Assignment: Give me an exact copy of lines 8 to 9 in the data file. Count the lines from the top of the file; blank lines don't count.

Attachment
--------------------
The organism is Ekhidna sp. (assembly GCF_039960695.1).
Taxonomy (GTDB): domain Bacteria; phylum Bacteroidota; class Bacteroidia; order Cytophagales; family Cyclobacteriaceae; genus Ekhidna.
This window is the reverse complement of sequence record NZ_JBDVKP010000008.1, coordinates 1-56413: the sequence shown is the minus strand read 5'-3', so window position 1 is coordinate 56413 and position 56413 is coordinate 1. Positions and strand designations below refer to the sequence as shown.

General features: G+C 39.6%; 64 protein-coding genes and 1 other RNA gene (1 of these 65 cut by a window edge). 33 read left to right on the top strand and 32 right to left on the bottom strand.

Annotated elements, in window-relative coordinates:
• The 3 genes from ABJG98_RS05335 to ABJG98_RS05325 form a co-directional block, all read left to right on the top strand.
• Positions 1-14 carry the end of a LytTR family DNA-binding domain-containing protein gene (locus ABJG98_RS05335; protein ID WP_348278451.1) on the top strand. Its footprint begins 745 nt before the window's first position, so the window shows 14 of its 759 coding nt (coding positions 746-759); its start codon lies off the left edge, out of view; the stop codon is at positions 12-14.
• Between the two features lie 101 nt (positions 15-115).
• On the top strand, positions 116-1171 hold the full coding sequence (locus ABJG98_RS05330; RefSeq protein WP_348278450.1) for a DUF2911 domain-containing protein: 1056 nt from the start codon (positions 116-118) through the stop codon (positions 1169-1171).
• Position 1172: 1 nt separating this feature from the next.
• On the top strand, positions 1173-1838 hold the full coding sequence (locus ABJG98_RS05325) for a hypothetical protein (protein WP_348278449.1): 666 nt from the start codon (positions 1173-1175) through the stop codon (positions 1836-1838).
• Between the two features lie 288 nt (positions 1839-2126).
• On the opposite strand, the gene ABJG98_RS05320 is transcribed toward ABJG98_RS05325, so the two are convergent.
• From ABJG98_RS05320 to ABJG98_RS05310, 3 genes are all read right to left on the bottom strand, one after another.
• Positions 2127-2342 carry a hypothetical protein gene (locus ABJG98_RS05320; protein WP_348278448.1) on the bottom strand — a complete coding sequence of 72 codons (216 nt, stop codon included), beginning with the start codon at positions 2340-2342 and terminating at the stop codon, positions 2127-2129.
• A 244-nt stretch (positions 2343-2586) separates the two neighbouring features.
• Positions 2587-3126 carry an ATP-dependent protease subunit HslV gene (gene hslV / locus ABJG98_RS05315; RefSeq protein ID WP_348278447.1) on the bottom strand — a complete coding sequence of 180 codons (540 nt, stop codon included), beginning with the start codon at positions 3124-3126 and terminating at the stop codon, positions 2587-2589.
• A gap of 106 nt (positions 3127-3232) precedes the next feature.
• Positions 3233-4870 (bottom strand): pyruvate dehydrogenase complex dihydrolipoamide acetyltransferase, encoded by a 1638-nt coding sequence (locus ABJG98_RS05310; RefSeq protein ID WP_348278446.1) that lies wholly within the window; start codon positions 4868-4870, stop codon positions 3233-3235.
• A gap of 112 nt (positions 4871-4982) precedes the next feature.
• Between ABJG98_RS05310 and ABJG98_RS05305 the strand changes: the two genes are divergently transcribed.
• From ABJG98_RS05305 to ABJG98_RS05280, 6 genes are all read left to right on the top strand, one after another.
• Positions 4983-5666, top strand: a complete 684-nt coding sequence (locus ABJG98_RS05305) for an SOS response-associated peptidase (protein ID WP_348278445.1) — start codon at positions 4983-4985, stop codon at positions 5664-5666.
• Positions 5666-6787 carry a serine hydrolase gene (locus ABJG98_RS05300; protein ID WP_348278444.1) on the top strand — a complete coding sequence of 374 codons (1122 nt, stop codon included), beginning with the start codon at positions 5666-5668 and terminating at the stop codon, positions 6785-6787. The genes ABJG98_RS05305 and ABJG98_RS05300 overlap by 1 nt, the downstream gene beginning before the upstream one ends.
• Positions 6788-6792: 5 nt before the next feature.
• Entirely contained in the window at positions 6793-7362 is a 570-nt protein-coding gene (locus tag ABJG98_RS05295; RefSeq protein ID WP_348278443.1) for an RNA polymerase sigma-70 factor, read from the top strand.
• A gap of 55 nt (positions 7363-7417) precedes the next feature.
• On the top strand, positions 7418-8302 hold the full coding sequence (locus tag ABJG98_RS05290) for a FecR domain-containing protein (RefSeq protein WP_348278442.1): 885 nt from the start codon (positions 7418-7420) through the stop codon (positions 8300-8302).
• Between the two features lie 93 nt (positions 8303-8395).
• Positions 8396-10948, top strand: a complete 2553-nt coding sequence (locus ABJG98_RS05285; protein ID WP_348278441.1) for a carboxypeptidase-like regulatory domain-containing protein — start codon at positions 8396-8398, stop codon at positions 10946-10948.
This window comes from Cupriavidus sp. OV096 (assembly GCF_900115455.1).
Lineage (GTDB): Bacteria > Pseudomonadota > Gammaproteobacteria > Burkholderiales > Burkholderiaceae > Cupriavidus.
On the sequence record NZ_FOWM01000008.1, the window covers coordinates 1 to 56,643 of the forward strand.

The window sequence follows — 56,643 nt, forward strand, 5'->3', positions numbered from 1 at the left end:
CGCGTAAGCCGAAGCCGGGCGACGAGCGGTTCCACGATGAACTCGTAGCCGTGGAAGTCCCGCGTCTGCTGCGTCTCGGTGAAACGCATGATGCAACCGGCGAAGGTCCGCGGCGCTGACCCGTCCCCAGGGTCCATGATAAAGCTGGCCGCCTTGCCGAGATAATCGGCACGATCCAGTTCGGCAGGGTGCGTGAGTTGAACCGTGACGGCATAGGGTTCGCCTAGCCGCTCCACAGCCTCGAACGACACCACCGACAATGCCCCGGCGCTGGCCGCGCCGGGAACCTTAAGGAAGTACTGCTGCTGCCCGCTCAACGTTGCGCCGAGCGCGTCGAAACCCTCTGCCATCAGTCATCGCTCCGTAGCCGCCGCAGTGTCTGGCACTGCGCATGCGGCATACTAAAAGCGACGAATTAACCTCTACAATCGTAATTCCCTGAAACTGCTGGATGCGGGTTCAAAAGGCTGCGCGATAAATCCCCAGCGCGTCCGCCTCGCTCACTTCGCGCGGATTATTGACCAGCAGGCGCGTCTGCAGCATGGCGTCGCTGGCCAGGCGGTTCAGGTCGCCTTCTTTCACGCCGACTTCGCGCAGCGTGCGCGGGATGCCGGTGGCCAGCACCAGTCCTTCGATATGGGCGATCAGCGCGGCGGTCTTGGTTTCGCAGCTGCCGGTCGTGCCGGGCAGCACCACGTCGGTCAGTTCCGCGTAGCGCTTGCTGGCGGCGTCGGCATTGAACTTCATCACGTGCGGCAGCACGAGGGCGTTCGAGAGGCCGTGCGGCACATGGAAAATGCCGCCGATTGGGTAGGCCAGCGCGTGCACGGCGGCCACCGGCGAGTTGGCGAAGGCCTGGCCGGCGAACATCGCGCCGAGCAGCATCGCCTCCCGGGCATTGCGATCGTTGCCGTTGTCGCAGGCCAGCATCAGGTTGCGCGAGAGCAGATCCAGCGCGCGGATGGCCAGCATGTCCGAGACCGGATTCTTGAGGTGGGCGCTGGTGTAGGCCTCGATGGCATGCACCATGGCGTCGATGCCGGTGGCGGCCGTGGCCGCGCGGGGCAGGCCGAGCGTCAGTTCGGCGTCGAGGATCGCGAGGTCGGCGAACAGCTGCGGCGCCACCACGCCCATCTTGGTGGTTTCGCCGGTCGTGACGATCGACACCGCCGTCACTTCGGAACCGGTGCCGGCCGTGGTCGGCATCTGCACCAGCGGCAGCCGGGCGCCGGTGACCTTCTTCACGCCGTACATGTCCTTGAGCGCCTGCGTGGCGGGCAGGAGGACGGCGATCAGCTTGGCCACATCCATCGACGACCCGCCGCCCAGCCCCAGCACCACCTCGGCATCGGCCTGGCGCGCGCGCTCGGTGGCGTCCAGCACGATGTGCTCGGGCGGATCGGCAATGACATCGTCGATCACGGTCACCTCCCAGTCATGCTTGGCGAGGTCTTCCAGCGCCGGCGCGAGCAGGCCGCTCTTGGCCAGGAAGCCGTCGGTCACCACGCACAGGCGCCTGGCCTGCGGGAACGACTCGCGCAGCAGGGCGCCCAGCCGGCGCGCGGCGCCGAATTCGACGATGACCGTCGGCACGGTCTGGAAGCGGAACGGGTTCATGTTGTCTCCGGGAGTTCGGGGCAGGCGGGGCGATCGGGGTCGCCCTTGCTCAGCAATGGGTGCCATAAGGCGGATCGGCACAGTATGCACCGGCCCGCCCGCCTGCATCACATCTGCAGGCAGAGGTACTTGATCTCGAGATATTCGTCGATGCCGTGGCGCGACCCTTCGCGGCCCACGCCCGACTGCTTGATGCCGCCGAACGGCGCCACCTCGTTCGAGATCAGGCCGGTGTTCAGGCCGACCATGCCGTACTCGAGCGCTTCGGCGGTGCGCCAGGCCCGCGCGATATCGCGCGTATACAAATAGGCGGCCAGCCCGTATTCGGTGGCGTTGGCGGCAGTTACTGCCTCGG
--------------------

• Between the two features lie 101 nt (positions 15-115).
• On the top strand, positions 116-1171 hold the full coding sequence (locus ABJG98_RS05330; RefSeq protein WP_348278450.1) for a DUF2911 domain-containing protein: 1056 nt from the start codon (positions 116-118) through the stop codon (positions 1169-1171).